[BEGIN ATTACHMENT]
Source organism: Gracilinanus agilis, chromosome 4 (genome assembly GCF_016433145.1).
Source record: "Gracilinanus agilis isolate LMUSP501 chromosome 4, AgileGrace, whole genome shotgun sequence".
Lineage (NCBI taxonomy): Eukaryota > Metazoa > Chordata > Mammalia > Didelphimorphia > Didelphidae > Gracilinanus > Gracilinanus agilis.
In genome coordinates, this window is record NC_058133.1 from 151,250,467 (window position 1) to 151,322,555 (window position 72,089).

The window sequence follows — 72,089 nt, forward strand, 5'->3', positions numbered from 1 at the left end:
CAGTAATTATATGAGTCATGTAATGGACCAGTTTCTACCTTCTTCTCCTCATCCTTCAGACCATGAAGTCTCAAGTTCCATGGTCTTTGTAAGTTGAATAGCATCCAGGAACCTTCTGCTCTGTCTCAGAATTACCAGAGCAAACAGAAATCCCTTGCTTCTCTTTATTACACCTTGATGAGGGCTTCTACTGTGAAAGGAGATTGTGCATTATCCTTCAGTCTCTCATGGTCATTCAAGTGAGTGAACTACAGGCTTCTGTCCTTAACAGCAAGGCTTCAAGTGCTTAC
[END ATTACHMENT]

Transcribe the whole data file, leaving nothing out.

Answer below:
Source organism: Gracilinanus agilis, chromosome 4 (genome assembly GCF_016433145.1).
Source record: "Gracilinanus agilis isolate LMUSP501 chromosome 4, AgileGrace, whole genome shotgun sequence".
Lineage (NCBI taxonomy): Eukaryota > Metazoa > Chordata > Mammalia > Didelphimorphia > Didelphidae > Gracilinanus > Gracilinanus agilis.
In genome coordinates, this window is record NC_058133.1 from 151,250,467 (window position 1) to 151,322,555 (window position 72,089).

The window sequence follows — 72,089 nt, forward strand, 5'->3', positions numbered from 1 at the left end:
CAGTAATTATATGAGTCATGTAATGGACCAGTTTCTACCTTCTTCTCCTCATCCTTCAGACCATGAAGTCTCAAGTTCCATGGTCTTTGTAAGTTGAATAGCATCCAGGAACCTTCTGCTCTGTCTCAGAATTACCAGAGCAAACAGAAATCCCTTGCTTCTCTTTATTACACCTTGATGAGGGCTTCTACTGTGAAAGGAGATTGTGCATTATCCTTCAGTCTCTCATGGTCATTCAAGTGAGTGAACTACAGGCTTCTGTCCTTAACAGCAAGGCTTCAAGTGCTTAC